Predictive Hacks

# Non-Negative Matrix Factorization for Dimensionality Reduction We have explained how we can reduce the dimensions by applying the following algorithms:

We will see how we can also apply Dimensionality Reduction by applying Non-Negative Matrix Factorization. We will work with the Eurovision 2016 dataset as what we did in the Hierarchical Clustering post.

## Few Words About Non-Negative Matrix Factorization

This is a very strong algorithm which many applications. For example, it can be applied for Recommender Systems, for Collaborative Filtering for topic modelling and for dimensionality reduction.

In Python, it can work with sparse matrix where the only restriction is that the values should be non-negative.

The logic for Dimensionality Reduction is to take our $$m \times n$$ data and to decompose it into two matrices of $$m \times features$$ and $$features \times n$$ respectively. The $$features$$ will be the reduced dimensions.

## Dimensionality Reduction in Eurovision Data

### Load and Reshape the Data

In our dataset, the rows will be referred to the Countries that voted and the columns will be the countries that have been voted. The values will refer to the televote ranking.

import pandas as pd
import numpy as np
import matplotlib.pyplot as plt
import seaborn as sns
%matplotlib inline

televote_Rank = eurovision.pivot(index='From country', columns='To country', values='Televote Rank')
# fill NAs by min per country
televote_Rank.fillna(televote_Rank.min(), inplace=True)


televote_Rank.shape


(42, 26)

### Non-Negative Matrix Factorization

Since we have the data in the right form, we are ready to run the NNMF algorithm. We will choose two components because our goal is to reduce the dimensions into 2.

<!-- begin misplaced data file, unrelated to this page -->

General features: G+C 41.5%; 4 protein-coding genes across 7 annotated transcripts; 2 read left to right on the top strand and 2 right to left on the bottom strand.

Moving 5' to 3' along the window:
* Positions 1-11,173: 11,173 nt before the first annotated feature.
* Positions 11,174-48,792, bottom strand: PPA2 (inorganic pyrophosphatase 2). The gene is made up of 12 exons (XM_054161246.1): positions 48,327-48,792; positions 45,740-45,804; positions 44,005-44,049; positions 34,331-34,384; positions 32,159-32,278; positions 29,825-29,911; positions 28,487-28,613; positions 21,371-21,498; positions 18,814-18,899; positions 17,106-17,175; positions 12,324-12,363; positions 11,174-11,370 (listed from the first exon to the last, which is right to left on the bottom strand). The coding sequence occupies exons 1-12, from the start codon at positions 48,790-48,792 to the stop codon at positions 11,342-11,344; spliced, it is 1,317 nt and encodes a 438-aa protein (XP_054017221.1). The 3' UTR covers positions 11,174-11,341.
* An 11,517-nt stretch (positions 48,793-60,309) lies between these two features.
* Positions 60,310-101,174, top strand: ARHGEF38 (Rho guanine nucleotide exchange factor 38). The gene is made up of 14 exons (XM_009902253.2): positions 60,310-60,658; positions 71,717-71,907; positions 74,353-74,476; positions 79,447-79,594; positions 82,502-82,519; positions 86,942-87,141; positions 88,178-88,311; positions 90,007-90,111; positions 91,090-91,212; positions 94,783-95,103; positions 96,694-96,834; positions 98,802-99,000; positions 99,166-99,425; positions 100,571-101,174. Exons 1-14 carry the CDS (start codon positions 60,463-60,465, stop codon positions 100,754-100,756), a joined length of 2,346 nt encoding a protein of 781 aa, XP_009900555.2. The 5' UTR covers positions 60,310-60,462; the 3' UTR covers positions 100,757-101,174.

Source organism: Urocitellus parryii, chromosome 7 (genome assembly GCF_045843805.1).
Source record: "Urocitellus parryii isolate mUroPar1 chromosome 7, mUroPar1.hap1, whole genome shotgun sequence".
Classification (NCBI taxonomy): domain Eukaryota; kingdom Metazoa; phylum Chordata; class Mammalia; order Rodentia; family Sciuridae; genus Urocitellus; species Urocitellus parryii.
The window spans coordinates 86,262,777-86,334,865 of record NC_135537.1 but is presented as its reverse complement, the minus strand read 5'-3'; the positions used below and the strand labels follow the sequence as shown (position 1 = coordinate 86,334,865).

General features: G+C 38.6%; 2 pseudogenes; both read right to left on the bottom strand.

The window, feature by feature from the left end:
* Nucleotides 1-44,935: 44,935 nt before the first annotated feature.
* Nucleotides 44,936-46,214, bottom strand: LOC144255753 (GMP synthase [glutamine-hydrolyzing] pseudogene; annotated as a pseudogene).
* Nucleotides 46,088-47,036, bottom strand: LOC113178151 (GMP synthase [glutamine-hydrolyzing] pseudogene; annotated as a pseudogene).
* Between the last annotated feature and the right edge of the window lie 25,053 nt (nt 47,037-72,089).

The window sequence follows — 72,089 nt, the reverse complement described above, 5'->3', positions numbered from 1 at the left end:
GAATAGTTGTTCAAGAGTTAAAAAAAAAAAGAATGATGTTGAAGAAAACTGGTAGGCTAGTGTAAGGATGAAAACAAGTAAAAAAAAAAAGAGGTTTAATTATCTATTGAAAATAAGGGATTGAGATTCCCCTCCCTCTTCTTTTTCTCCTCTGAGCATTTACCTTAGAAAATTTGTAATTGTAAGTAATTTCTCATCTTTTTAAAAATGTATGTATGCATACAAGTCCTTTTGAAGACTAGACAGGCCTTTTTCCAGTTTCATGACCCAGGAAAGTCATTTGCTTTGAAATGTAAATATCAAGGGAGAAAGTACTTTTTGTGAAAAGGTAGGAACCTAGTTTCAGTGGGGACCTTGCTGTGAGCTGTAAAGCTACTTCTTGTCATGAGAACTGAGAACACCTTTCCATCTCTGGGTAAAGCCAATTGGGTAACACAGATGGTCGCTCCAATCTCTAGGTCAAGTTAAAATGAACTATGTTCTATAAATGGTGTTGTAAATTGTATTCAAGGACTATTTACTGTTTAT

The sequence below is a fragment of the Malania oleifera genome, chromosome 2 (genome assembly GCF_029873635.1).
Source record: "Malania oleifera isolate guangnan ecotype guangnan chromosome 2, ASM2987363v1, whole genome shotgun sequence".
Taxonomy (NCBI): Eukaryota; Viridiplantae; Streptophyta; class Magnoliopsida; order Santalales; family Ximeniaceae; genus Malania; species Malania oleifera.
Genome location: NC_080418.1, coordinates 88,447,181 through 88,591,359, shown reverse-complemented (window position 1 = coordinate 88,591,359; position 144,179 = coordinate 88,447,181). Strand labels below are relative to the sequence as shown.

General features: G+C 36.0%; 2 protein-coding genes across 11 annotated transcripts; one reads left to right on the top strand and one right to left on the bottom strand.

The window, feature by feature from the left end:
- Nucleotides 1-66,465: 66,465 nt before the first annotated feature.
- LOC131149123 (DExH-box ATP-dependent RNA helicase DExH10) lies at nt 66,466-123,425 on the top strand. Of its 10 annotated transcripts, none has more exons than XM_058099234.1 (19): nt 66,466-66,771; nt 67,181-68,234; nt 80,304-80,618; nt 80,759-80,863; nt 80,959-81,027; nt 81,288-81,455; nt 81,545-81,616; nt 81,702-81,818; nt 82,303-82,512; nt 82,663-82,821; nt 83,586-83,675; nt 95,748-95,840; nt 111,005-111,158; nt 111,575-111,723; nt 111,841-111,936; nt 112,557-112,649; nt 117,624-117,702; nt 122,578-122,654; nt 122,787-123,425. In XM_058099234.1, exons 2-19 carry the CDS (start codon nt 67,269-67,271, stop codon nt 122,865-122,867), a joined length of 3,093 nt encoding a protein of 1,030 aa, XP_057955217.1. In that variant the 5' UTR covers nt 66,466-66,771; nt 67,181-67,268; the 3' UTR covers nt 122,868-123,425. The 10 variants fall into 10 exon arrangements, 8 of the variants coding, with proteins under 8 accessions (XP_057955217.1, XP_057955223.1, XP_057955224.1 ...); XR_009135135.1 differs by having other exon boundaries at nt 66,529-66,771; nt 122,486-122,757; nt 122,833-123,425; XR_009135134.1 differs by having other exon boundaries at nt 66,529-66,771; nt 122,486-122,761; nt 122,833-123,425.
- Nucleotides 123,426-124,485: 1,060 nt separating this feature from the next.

# Import NMF
from sklearn.decomposition import NMF

# Create an NMF instance: model
model = NMF(n_components=2)

# Fit the model to televote_Rank
model.fit(televote_Rank)

# Transform the televote_Rank: nmf_features
nmf_features = model.transform(televote_Rank)

# Print the NMF features
print(nmf_features.shape)

print(model.components_.shape)


(42, 2)
(2, 26)

As we can see we created two matrices of (42,2) and (2,26) dimensions respectively. Our two dimensions are the (42,2) matrix.

### Plot the 42 Countries in two Dimensions

Let’s see how the scatter plot of the 42 countries into two dimensions.

plt.figure(figsize=(20,12))
countries = np.array(televote_Rank.index)
xs = nmf_features[:,0]

# Select the 1th feature: ys
ys = nmf_features[:,1]

# Scatter plot
plt.scatter(xs, ys, alpha=0.5)

# Annotate the points
for x, y, countries in zip(xs, ys, countries):
plt.annotate(countries, (x, y), fontsize=10, alpha=0.5)
plt.show()



## Can you see a pattern?

The 2D graph here is somehow consistent with the dendrogram that we got by applying the linkage distance. Again, we can see a “cluster” of the cluster from “Yugoslavia” and also that the Baltic countries are close as well as the Scandinavian and the countries of the United Kingdom.